The SKA will generate more data than we have processed and analysed ever before. To make this possible, innovation in hardware, software and expertise is crucial. This drives the need for a Science Data Centre (SDC) in (the north of) the Netherlands, facilitated by a public-private partnership of science, government and industry.
The main goal of the data centre is to provide a portal to data archives and international high-performance computer systems that will result in groundbreaking science. In line with the vision for a European Open Science Cloud, the centre should also support the generation and sharing of high-quality scientific results in an accessible and open manner.
A distinguishing characteristic of radio astronomical research is the scale at which data is generated and processed. Developments in network and computational technology are opening up new opportunities for international and cross-domain exchange of data and expertise.
At the same time, the technological developments also lead to an exponential increase in the data volumes produced by radio telescopes and to the emergence of a generation of internationally distributed facilities such as the International LOFAR Telescope, and the SKA.
ASTRON addresses these challenges through international partnerships with both public and private organisations. Since the start of LOFAR operations, ASTRON has worked with ICT infrastructure partners such as SURFsara in the Netherlands, the Forschungszentrum Jülich in Germany, and the Poznan Supercomputing and Networking Center in Poland, to develop a distributed data archive that is astronomical both in content and scale.
Currently, ASTRON has a significant role in several EC projects that aim to make research infrastructures interoperable, open and sustainable in the era of Exabyte data archives expected from the SKA.
- EOSCpilot and EOSChub
ASTRON participates in the European Open Science Cloud (EOSC) initiatives to apply best practices developed within astronomy towards the development of a European-scale research data centre that builds on the vast expertise and capabilities of the joint research community and supports cross-domain data and service sharing.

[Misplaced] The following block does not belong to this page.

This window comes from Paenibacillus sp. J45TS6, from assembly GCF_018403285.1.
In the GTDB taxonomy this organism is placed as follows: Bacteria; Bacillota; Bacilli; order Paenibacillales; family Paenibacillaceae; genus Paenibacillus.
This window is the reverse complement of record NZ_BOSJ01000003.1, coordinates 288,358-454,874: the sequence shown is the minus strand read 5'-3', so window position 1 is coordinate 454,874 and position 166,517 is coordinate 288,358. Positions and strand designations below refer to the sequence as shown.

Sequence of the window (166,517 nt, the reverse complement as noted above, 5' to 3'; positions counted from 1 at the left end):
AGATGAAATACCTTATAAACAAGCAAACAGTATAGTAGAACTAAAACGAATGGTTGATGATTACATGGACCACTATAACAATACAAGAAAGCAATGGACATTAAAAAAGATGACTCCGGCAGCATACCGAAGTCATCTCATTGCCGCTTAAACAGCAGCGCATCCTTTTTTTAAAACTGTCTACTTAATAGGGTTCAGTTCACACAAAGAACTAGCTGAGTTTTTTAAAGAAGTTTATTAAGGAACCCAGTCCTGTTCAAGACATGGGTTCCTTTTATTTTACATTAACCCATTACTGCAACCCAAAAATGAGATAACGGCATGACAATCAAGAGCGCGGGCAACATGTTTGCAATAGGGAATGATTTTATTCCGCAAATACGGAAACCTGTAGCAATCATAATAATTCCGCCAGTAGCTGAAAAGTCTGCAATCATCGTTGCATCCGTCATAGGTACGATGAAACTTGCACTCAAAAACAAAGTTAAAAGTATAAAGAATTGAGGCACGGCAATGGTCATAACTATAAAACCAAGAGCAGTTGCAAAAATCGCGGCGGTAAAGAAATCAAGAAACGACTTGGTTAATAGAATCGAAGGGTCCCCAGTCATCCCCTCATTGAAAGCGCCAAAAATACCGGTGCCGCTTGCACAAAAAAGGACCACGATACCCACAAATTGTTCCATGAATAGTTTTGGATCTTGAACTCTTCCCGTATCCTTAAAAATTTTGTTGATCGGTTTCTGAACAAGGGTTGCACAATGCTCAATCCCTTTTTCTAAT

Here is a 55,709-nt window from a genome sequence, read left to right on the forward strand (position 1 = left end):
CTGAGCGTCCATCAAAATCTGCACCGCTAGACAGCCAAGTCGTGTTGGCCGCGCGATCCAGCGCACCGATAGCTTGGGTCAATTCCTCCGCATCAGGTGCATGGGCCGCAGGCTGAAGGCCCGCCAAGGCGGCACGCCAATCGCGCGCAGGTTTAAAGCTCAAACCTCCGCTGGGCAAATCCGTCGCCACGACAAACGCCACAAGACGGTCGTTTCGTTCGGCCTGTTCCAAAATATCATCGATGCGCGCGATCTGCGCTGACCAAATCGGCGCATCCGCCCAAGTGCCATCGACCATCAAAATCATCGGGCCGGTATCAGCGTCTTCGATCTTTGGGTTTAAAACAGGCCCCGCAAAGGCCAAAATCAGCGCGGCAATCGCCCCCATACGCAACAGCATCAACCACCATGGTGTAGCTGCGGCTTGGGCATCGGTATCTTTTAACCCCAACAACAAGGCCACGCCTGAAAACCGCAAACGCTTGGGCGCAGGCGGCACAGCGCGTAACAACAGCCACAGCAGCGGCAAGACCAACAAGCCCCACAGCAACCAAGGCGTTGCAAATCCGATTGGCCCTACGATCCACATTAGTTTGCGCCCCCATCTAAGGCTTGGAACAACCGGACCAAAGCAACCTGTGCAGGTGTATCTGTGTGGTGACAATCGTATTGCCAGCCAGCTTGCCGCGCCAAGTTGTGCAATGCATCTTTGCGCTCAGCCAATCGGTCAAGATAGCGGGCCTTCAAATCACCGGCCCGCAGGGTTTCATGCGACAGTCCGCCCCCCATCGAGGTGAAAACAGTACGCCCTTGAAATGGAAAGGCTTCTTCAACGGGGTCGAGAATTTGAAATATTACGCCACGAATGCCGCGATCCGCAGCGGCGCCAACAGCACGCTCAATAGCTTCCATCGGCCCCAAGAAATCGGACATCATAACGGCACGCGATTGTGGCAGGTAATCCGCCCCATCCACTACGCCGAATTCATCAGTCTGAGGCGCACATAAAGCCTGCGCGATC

Given the scale of data from instruments like LOFAR and SKA, and the complexity of the processing required to generate science ready data products, many researchers will benefit from getting access to high performing data infrastructures and high throughput processing capabilities without requiring them to organise resources or setting up complex software installations.
To enable easy and portable deployment of software, ASTRON is developing container-based software installations as well as application images for data analysis pipelines that are distributed across connected infrastructure. For the most data-intensive workflows, a user workspace is being realised for temporary storage of data, e.g. to allow computational resources to become available for next steps in the processing workflow or to assess quality before ingesting data into an archive or a science data repository.
Services are made accessible either openly or through a so-called federated authentication and authorisation infrastructure. The latter will allow users to gain access to any service by using home institute login accounts or, if the latter is not an option, through social or special purpose ‘Single Sign On’ accounts. The objective is to minimise the number of user-created accounts and to provide a single mechanism for authentication across internationally distributed services.
A workflow management system in conjunction with a standardised pipeline definition language such as the Common Workflow Language (CWL) will be utilised to develop standard data analysis pipelines that are made available for local deployment, or for data processing on connected compute clusters through the user portal.
As part of our commitment to community provided services and software, ASTRON is hosting the KERN repository of astronomical software packages.